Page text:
I recently visited Robin Pemantle and his student Peter Du at UPenn. We talked about tilings of planar regions, generating functions and asymptotics. Towards the end, we talked about a bit about a very classical example, which is what I want to tell you about today.
In most planar tiling problems, the goal is an asymptotic analysis for tilings of large regions, because there isn’t enough structure to do better. This is the approach taken in the beautiful work of Kenyon, Okounkov, and collaborators.1, 2, 3 Sometimes, there is enough structure to give exact solutions with explicit generating functions. This is the situation with Aztec Diamonds, fortresses, and other several other examples.4,5 The central name here is Jim Propp 6, 7, who has developed this theory together with many undergraduate and graduate students (including me).
And then there is one case: rhombus tilings of a hexagon. These have almost too much structure; more structures than one would expect to be compatibly possible. In this post, I want to talk about this example. In particular, I want to ask you a question which I thought about a bit on the train ride back and see whether any of you have some thoughts.
A QUICK INTRODUCTION TO RHOMBUS TILINGS
Tile the plane with equilateral triangles, and cut out a hexagonal region where the opposite sides are parallel and of the same length. We’ll call the lengths of the sides , , , , and .This hexagon contains equally many up and down triangles, so we can hope to tile it with unit rhombi, each of which cover two adjacent triangles. We write for the number of such matchings.
If , then the hexagon degenerates to a parallelogram, and there is only one tiling. If , then the horizontal edge has length . In that case, the two types of horizontal rhombi form a path from the bottom of the hexagon to the top (colored blue). It is easy to see that there is one matching for each possible path, so .
If , this turns into the problem of counting noncrossing pairs of paths; by a happy coincidence, this topic was recently discussed on Math Overflow. More generally, you need to count -tuples of noncrossing paths, and you wind up computing determinants. I’m going to skip over these and go straight to a wonderful formula due to MacMahon.
Of course, there is a lot of cancellation here, so this can be rewritten in many ways.
One can also give a bilinear recurrence for , to which we’ll be returning throughout this post.
Starting with the initial condition , we can recursively use to compute for all , then and , then and so forth.
I believe it was Eric Kuo who first realized that has a direct combinatorial meaning.
Each term in this “equation” involves two hexagons, plus some extra rhombi. The meaning is to take all the tilings of the red hexagon, and all the tilings of the blue hexagon, and superimpose them in all possible ways, together with the excess black rhombi. Then every superposition of rhombi appears with the same multiplicity on the left hand side and on the right.
Why is this important? Suppose you wanted to know the expectation of some statistic of a random tiling — for example, the probability that a particular tile would be used. Then you can just take expectations of both sides of Kuo’s relation. Of course, in order to do this, you need to know the relative sizes to the two right hand terms. This is easy, using the explicit formula : of the superpositions come from the first term, and the remaining come from the second.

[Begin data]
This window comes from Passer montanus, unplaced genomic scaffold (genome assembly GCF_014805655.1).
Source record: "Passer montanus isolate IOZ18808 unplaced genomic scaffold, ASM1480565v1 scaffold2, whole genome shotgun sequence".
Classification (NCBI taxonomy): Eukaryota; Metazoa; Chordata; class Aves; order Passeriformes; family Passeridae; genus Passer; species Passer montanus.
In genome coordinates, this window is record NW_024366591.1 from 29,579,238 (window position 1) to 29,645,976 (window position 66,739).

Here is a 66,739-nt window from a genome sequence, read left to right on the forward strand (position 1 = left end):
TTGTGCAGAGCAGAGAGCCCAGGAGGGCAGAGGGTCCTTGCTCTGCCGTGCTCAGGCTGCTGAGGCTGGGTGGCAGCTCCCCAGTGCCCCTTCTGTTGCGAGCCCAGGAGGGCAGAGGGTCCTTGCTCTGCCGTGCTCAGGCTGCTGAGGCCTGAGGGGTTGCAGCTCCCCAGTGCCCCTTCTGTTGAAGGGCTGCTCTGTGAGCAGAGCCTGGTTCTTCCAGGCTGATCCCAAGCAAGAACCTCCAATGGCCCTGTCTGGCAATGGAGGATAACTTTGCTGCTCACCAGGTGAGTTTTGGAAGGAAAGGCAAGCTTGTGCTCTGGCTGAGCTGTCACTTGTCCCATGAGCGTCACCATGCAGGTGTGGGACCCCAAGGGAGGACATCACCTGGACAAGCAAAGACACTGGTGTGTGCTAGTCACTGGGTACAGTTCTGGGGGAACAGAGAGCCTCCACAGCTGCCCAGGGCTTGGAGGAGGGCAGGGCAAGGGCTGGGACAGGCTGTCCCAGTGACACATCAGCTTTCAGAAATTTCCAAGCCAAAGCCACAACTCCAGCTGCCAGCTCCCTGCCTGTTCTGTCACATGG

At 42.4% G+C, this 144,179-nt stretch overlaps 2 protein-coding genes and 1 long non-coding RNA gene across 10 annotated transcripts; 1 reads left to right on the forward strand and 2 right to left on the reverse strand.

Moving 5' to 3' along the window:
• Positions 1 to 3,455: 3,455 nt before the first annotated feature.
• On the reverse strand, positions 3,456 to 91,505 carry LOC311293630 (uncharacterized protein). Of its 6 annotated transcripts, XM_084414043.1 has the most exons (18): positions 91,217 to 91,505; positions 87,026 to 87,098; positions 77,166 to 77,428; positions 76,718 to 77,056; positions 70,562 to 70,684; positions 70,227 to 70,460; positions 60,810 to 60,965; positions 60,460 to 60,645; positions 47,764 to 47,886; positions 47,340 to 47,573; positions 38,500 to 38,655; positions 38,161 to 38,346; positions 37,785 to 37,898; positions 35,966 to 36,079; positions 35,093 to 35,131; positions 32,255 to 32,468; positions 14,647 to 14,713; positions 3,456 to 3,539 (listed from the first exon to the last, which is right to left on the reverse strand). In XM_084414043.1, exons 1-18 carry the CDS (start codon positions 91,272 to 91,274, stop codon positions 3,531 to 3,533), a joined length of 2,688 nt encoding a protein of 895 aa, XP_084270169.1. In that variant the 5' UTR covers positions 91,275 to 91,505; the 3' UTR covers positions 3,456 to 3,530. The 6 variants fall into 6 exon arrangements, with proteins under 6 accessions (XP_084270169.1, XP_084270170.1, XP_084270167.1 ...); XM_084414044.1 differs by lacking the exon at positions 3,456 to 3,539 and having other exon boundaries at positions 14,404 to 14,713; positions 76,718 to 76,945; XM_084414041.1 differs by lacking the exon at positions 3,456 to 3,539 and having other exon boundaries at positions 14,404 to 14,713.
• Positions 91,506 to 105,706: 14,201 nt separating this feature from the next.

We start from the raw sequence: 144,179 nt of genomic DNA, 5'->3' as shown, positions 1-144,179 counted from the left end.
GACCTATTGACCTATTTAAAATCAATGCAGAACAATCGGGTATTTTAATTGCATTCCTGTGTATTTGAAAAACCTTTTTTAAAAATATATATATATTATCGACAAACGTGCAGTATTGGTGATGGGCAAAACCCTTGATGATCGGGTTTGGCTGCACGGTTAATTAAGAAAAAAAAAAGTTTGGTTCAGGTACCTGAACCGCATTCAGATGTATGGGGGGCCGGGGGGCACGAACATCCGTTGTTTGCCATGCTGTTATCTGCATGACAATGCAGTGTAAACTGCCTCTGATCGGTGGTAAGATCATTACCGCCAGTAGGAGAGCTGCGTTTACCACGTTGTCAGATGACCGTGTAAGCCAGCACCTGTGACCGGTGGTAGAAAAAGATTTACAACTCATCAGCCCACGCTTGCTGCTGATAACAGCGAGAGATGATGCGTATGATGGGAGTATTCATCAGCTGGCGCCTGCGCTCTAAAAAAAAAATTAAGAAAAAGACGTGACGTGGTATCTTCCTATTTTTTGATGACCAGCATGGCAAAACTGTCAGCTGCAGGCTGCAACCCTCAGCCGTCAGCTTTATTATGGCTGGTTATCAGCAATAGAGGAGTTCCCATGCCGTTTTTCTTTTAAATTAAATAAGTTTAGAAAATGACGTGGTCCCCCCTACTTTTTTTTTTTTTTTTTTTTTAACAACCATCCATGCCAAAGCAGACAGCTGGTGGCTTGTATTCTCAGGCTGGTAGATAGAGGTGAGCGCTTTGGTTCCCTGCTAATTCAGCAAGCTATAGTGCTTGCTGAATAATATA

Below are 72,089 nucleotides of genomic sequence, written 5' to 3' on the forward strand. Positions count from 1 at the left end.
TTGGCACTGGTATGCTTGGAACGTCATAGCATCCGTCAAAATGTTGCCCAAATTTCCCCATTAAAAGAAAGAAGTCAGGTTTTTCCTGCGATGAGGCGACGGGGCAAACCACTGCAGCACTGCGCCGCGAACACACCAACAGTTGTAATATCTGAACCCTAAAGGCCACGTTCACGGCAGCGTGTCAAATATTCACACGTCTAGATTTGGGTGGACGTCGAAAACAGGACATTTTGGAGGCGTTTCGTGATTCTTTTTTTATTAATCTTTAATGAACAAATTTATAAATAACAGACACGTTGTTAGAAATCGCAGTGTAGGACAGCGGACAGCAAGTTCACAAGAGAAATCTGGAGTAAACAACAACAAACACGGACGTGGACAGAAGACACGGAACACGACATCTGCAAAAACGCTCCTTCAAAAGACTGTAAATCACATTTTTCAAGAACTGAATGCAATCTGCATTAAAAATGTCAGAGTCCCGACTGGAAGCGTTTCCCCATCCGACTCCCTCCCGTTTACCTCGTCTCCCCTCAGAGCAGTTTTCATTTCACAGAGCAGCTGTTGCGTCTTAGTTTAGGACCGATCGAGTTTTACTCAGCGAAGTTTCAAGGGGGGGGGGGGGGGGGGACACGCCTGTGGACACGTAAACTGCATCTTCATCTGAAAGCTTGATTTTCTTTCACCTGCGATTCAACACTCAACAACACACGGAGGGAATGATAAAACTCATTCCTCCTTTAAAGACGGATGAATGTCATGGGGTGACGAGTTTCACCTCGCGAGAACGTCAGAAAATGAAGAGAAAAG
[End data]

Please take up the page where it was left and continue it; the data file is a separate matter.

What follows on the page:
This gives you a linear recurrence, a reasonably nice generating function and, we hope, a target to which we can apply Robin’s machinery. But that’s not what I want to talk about, because Peter and Robin are already thinking about it. Instead, I want to explain what I meant when I said that this example had more structure than you would think possible.
MUSINGS ABOUT THE RECURRENCE
In most tiling problems, you can’t find a simple recurrence like at all. In the nice examples I talked about earlier, like Aztec diamonds, most of the above ideas work: you can reinterpret matchings as noncrossing paths, get a determinant, get some sort of product formula, and get a recurrence. It’s hard to recommend just one paper on this subject, but I like Greg Kuperberg’s exposition. (See Section 7 for the case considered here.)
But, in our case, overdetermines the number of tilings! More precisely, the entire situation is symmetric in , and . So, as well as , we have the variants of obtained by permuting the coordinates. If we restrict , and to lie between and , this gives variables , subject to relations. If you were handed this set of quadratic equations, without being told where it came from, you would expect there to be no solutions! Similarly, running the trick I described above, we get more linear equations for the probability of using a given tile than we have variables.
For easy reference, I’ll write the variants obtained by permuting the variables:
So, here is my question: What are the other solutions to this trio of recurrences?
I’ve noticed a few easy things. You can rescale by for any . You can translate any
solution through three-space to give another solution. Also, I found one more peculiar solution: .
I currently have no idea how much freedom I have in choosing a solution. Here is a way to make that question precise: Let be the set of nonzero* solutions to these equations, restricted to the range . How does the dimension of grow with ?
So, any ideas?
*I look at nonzero solutions for technical reasons: the variety of all solutions to the equations above has many trivial components, where we take enough of the variables to be zero in order to make all the relations trivially true. By restricting to nonzero solutions, I make sure we are studying the main component.